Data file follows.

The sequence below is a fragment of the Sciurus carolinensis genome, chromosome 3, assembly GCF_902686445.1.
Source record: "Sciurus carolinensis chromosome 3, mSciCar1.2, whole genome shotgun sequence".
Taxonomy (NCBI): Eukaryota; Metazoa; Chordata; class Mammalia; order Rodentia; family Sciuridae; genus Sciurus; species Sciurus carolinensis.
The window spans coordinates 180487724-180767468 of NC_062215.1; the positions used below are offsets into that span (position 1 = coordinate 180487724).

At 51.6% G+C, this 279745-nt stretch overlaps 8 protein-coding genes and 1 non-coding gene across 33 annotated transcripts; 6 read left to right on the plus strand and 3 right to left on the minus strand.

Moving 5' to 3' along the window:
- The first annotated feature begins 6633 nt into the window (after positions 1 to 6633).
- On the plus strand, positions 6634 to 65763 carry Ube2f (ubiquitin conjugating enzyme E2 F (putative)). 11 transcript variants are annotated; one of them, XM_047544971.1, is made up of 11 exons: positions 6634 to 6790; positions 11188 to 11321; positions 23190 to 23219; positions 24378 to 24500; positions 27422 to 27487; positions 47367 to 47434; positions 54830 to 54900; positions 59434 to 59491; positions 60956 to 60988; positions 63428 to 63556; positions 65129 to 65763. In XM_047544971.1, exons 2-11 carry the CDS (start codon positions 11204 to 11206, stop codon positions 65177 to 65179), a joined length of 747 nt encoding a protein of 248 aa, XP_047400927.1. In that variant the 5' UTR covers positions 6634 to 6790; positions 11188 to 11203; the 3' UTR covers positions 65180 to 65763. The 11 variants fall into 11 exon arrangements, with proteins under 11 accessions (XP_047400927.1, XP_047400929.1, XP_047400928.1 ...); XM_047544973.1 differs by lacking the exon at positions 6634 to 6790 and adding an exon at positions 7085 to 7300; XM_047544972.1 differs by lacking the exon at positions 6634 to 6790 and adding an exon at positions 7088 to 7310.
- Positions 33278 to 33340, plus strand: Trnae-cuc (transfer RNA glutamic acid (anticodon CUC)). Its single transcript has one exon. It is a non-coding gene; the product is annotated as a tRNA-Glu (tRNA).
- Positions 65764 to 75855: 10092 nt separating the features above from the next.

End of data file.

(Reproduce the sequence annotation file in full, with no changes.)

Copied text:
The sequence below is a fragment of the Sciurus carolinensis genome, chromosome 3, assembly GCF_902686445.1.
Source record: "Sciurus carolinensis chromosome 3, mSciCar1.2, whole genome shotgun sequence".
Taxonomy (NCBI): Eukaryota; Metazoa; Chordata; class Mammalia; order Rodentia; family Sciuridae; genus Sciurus; species Sciurus carolinensis.
The window spans coordinates 180487724-180767468 of NC_062215.1; the positions used below are offsets into that span (position 1 = coordinate 180487724).

At 51.6% G+C, this 279745-nt stretch overlaps 8 protein-coding genes and 1 non-coding gene across 33 annotated transcripts; 6 read left to right on the plus strand and 3 right to left on the minus strand.

Moving 5' to 3' along the window:
- The first annotated feature begins 6633 nt into the window (after positions 1 to 6633).
- On the plus strand, positions 6634 to 65763 carry Ube2f (ubiquitin conjugating enzyme E2 F (putative)). 11 transcript variants are annotated; one of them, XM_047544971.1, is made up of 11 exons: positions 6634 to 6790; positions 11188 to 11321; positions 23190 to 23219; positions 24378 to 24500; positions 27422 to 27487; positions 47367 to 47434; positions 54830 to 54900; positions 59434 to 59491; positions 60956 to 60988; positions 63428 to 63556; positions 65129 to 65763. In XM_047544971.1, exons 2-11 carry the CDS (start codon positions 11204 to 11206, stop codon positions 65177 to 65179), a joined length of 747 nt encoding a protein of 248 aa, XP_047400927.1. In that variant the 5' UTR covers positions 6634 to 6790; positions 11188 to 11203; the 3' UTR covers positions 65180 to 65763. The 11 variants fall into 11 exon arrangements, with proteins under 11 accessions (XP_047400927.1, XP_047400929.1, XP_047400928.1 ...); XM_047544973.1 differs by lacking the exon at positions 6634 to 6790 and adding an exon at positions 7085 to 7300; XM_047544972.1 differs by lacking the exon at positions 6634 to 6790 and adding an exon at positions 7088 to 7310.
- Positions 33278 to 33340, plus strand: Trnae-cuc (transfer RNA glutamic acid (anticodon CUC)). Its single transcript has one exon. It is a non-coding gene; the product is annotated as a tRNA-Glu (tRNA).
- Positions 65764 to 75855: 10092 nt separating the features above from the next.